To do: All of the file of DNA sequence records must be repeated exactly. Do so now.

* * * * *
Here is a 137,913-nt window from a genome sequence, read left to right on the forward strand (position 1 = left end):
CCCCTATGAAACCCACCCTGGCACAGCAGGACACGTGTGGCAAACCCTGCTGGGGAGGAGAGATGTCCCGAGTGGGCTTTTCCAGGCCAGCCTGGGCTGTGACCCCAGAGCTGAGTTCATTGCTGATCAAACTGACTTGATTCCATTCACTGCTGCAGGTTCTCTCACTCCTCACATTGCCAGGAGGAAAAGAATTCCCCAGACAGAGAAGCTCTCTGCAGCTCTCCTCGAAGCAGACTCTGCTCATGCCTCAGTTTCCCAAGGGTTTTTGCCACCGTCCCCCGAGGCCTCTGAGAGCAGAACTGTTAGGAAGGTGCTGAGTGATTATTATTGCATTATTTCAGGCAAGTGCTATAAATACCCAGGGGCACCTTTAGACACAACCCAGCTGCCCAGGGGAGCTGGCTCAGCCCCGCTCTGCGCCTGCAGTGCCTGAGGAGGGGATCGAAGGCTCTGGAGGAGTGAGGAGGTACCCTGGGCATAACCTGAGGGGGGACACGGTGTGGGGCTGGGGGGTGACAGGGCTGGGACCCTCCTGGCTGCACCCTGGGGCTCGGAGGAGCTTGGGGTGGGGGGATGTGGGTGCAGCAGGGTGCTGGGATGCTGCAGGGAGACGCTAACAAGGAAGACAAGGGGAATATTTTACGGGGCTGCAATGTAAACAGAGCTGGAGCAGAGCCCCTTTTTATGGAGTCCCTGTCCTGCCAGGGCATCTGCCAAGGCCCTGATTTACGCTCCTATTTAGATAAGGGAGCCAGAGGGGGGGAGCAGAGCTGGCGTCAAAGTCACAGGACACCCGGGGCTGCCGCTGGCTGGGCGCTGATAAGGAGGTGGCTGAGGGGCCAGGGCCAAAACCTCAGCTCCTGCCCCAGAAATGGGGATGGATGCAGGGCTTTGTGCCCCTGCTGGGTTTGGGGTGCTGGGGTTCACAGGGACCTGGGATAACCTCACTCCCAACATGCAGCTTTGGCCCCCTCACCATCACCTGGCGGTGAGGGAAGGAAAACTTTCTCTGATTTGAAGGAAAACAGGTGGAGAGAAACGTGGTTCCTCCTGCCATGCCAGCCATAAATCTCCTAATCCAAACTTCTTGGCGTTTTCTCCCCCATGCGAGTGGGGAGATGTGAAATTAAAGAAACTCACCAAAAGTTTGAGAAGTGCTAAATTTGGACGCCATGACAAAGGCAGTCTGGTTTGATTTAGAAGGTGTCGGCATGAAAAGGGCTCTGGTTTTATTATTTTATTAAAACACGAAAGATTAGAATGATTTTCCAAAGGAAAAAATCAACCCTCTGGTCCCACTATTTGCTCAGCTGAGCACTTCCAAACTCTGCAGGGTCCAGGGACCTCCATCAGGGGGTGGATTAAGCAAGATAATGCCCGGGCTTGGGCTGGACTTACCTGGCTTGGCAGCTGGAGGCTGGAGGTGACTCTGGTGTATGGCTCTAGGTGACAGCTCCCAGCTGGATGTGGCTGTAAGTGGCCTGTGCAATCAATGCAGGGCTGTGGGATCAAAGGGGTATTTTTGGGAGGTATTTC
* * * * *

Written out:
Here is a 137,913-nt window from a genome sequence, read left to right on the forward strand (position 1 = left end):
CCCCTATGAAACCCACCCTGGCACAGCAGGACACGTGTGGCAAACCCTGCTGGGGAGGAGAGATGTCCCGAGTGGGCTTTTCCAGGCCAGCCTGGGCTGTGACCCCAGAGCTGAGTTCATTGCTGATCAAACTGACTTGATTCCATTCACTGCTGCAGGTTCTCTCACTCCTCACATTGCCAGGAGGAAAAGAATTCCCCAGACAGAGAAGCTCTCTGCAGCTCTCCTCGAAGCAGACTCTGCTCATGCCTCAGTTTCCCAAGGGTTTTTGCCACCGTCCCCCGAGGCCTCTGAGAGCAGAACTGTTAGGAAGGTGCTGAGTGATTATTATTGCATTATTTCAGGCAAGTGCTATAAATACCCAGGGGCACCTTTAGACACAACCCAGCTGCCCAGGGGAGCTGGCTCAGCCCCGCTCTGCGCCTGCAGTGCCTGAGGAGGGGATCGAAGGCTCTGGAGGAGTGAGGAGGTACCCTGGGCATAACCTGAGGGGGGACACGGTGTGGGGCTGGGGGGTGACAGGGCTGGGACCCTCCTGGCTGCACCCTGGGGCTCGGAGGAGCTTGGGGTGGGGGGATGTGGGTGCAGCAGGGTGCTGGGATGCTGCAGGGAGACGCTAACAAGGAAGACAAGGGGAATATTTTACGGGGCTGCAATGTAAACAGAGCTGGAGCAGAGCCCCTTTTTATGGAGTCCCTGTCCTGCCAGGGCATCTGCCAAGGCCCTGATTTACGCTCCTATTTAGATAAGGGAGCCAGAGGGGGGGAGCAGAGCTGGCGTCAAAGTCACAGGACACCCGGGGCTGCCGCTGGCTGGGCGCTGATAAGGAGGTGGCTGAGGGGCCAGGGCCAAAACCTCAGCTCCTGCCCCAGAAATGGGGATGGATGCAGGGCTTTGTGCCCCTGCTGGGTTTGGGGTGCTGGGGTTCACAGGGACCTGGGATAACCTCACTCCCAACATGCAGCTTTGGCCCCCTCACCATCACCTGGCGGTGAGGGAAGGAAAACTTTCTCTGATTTGAAGGAAAACAGGTGGAGAGAAACGTGGTTCCTCCTGCCATGCCAGCCATAAATCTCCTAATCCAAACTTCTTGGCGTTTTCTCCCCCATGCGAGTGGGGAGATGTGAAATTAAAGAAACTCACCAAAAGTTTGAGAAGTGCTAAATTTGGACGCCATGACAAAGGCAGTCTGGTTTGATTTAGAAGGTGTCGGCATGAAAAGGGCTCTGGTTTTATTATTTTATTAAAACACGAAAGATTAGAATGATTTTCCAAAGGAAAAAATCAACCCTCTGGTCCCACTATTTGCTCAGCTGAGCACTTCCAAACTCTGCAGGGTCCAGGGACCTCCATCAGGGGGTGGATTAAGCAAGATAATGCCCGGGCTTGGGCTGGACTTACCTGGCTTGGCAGCTGGAGGCTGGAGGTGACTCTGGTGTATGGCTCTAGGTGACAGCTCCCAGCTGGATGTGGCTGTAAGTGGCCTGTGCAATCAATGCAGGGCTGTGGGATCAAAGGGGTATTTTTGGGAGGTATTTC